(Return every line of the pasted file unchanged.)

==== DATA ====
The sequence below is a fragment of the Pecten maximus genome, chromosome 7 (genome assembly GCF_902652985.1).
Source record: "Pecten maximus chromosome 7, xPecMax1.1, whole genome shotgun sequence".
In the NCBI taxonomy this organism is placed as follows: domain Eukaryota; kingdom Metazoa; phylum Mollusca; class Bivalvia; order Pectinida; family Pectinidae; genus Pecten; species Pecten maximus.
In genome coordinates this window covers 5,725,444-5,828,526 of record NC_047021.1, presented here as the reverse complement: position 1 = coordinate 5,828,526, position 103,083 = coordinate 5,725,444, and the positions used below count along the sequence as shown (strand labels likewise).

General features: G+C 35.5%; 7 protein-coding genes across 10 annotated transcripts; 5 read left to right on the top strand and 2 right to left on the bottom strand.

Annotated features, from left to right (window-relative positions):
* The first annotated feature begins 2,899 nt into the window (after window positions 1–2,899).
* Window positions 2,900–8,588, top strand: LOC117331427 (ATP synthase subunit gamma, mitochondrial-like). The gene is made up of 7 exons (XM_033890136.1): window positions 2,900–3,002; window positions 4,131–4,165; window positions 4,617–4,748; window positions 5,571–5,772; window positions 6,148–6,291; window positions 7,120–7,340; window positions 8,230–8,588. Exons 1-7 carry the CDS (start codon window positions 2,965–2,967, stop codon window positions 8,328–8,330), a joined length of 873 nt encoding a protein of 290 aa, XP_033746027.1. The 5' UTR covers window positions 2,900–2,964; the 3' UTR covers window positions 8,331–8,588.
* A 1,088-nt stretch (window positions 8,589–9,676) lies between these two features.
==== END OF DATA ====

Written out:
The sequence below is a fragment of the Pecten maximus genome, chromosome 7 (genome assembly GCF_902652985.1).
Source record: "Pecten maximus chromosome 7, xPecMax1.1, whole genome shotgun sequence".
In the NCBI taxonomy this organism is placed as follows: domain Eukaryota; kingdom Metazoa; phylum Mollusca; class Bivalvia; order Pectinida; family Pectinidae; genus Pecten; species Pecten maximus.
In genome coordinates this window covers 5,725,444-5,828,526 of record NC_047021.1, presented here as the reverse complement: position 1 = coordinate 5,828,526, position 103,083 = coordinate 5,725,444, and the positions used below count along the sequence as shown (strand labels likewise).

General features: G+C 35.5%; 7 protein-coding genes across 10 annotated transcripts; 5 read left to right on the top strand and 2 right to left on the bottom strand.

Annotated features, from left to right (window-relative positions):
* The first annotated feature begins 2,899 nt into the window (after window positions 1–2,899).
* Window positions 2,900–8,588, top strand: LOC117331427 (ATP synthase subunit gamma, mitochondrial-like). The gene is made up of 7 exons (XM_033890136.1): window positions 2,900–3,002; window positions 4,131–4,165; window positions 4,617–4,748; window positions 5,571–5,772; window positions 6,148–6,291; window positions 7,120–7,340; window positions 8,230–8,588. Exons 1-7 carry the CDS (start codon window positions 2,965–2,967, stop codon window positions 8,328–8,330), a joined length of 873 nt encoding a protein of 290 aa, XP_033746027.1. The 5' UTR covers window positions 2,900–2,964; the 3' UTR covers window positions 8,331–8,588.
* A 1,088-nt stretch (window positions 8,589–9,676) lies between these two features.